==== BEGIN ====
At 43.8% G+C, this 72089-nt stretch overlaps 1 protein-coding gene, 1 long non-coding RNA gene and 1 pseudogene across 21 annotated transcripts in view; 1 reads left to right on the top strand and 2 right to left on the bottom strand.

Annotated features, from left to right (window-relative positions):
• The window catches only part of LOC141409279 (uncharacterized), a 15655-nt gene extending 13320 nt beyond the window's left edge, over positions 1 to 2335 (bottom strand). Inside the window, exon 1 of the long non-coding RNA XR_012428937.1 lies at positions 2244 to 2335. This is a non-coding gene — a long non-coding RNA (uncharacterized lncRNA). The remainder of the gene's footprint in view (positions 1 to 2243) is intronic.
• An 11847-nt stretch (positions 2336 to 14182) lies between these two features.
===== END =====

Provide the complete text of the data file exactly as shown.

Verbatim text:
At 43.8% G+C, this 72089-nt stretch overlaps 1 protein-coding gene, 1 long non-coding RNA gene and 1 pseudogene across 21 annotated transcripts in view; 1 reads left to right on the top strand and 2 right to left on the bottom strand.

Annotated features, from left to right (window-relative positions):
• The window catches only part of LOC141409279 (uncharacterized), a 15655-nt gene extending 13320 nt beyond the window's left edge, over positions 1 to 2335 (bottom strand). Inside the window, exon 1 of the long non-coding RNA XR_012428937.1 lies at positions 2244 to 2335. This is a non-coding gene — a long non-coding RNA (uncharacterized lncRNA). The remainder of the gene's footprint in view (positions 1 to 2243) is intronic.
• An 11847-nt stretch (positions 2336 to 14182) lies between these two features.